Based on empirical research, presents an interpretative model of the dynamics occurring in the subcontracting relationships between large purchasers and small subcontractors. Shows that the small units often supply a product that is not sufficiently differentiated and technologically advanced; are for the most part dependent on a few large purchasers; find it increasingly difficult to follow the contractor’s quality and reliability requirements; have an adequate amount of machinery but neglect other forms of investment (i.e. in data processing equipment, education and training); and have problems with the introduction of innovations especially due to the lack of a skilled workforce. Illustrates the subcontracting behaviour of small businesses by means of a model which considers two aspects: the “strategic positioning”, evaluated in terms of kind and object of subcontracting; and the “operational positioning”, regarding the introduction of innovations into the operations. The different areas of strategic and operational positioning are discussed in terms of competitive and earning success. Indicates a possible strategic‐operational development pathway leading towards more qualified subcontractors/large purchaser relationships.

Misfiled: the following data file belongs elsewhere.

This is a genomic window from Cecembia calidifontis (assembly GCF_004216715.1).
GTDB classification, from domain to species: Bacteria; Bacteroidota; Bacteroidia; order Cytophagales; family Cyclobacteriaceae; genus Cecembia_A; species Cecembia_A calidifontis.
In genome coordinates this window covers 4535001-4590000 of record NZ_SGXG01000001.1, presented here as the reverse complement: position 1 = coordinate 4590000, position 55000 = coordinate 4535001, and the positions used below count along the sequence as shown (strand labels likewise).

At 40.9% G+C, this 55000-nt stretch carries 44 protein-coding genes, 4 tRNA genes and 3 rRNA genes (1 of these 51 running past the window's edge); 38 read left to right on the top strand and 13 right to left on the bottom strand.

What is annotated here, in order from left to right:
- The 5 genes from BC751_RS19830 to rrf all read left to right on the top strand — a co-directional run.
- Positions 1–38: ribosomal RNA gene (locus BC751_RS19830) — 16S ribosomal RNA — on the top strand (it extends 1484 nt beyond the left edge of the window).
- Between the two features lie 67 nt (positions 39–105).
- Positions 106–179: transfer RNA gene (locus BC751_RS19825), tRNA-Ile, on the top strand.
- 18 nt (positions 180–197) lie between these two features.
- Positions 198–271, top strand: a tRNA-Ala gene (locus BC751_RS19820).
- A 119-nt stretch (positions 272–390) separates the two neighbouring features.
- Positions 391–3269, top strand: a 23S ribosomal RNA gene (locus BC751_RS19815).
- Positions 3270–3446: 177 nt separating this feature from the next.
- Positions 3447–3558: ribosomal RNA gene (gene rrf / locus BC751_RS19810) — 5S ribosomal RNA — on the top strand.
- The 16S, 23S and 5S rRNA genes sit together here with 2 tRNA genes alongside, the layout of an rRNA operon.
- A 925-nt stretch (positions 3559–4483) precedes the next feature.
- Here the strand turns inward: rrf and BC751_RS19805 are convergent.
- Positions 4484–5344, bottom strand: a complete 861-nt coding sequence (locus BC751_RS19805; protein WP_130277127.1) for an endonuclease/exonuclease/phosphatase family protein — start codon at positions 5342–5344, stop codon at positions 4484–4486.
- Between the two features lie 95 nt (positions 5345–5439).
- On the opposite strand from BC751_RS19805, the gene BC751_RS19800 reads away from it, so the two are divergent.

De Toni, A. and Nassimbeni, G. (1996), "Strategic and operational choices for small subcontracting firms: Empirical results and an interpretative model", International Journal of Operations & Production Management, Vol. 16 No. 6, pp. 41-55. https://doi.org/10.1108/01443579610119081Download as .RIS
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